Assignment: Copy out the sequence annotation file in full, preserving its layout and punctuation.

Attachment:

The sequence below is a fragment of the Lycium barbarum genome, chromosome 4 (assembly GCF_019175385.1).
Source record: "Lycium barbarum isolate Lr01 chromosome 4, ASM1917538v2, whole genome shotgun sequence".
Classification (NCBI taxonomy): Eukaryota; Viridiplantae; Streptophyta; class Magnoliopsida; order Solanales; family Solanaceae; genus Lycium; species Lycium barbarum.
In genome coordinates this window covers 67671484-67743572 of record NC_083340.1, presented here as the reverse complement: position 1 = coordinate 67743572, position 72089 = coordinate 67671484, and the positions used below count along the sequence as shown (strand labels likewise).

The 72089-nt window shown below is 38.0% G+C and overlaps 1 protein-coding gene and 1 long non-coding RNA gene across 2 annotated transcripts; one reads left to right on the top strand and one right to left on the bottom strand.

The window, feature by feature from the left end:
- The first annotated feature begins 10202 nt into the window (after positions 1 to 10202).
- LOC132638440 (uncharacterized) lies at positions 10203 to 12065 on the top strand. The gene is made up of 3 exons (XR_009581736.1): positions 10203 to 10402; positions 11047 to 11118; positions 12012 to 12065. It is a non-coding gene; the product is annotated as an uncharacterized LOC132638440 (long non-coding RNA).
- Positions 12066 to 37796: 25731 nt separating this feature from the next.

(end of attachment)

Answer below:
The sequence below is a fragment of the Lycium barbarum genome, chromosome 4 (assembly GCF_019175385.1).
Source record: "Lycium barbarum isolate Lr01 chromosome 4, ASM1917538v2, whole genome shotgun sequence".
Classification (NCBI taxonomy): Eukaryota; Viridiplantae; Streptophyta; class Magnoliopsida; order Solanales; family Solanaceae; genus Lycium; species Lycium barbarum.
In genome coordinates this window covers 67671484-67743572 of record NC_083340.1, presented here as the reverse complement: position 1 = coordinate 67743572, position 72089 = coordinate 67671484, and the positions used below count along the sequence as shown (strand labels likewise).

The 72089-nt window shown below is 38.0% G+C and overlaps 1 protein-coding gene and 1 long non-coding RNA gene across 2 annotated transcripts; one reads left to right on the top strand and one right to left on the bottom strand.

The window, feature by feature from the left end:
- The first annotated feature begins 10202 nt into the window (after positions 1 to 10202).
- LOC132638440 (uncharacterized) lies at positions 10203 to 12065 on the top strand. The gene is made up of 3 exons (XR_009581736.1): positions 10203 to 10402; positions 11047 to 11118; positions 12012 to 12065. It is a non-coding gene; the product is annotated as an uncharacterized LOC132638440 (long non-coding RNA).
- Positions 12066 to 37796: 25731 nt separating this feature from the next.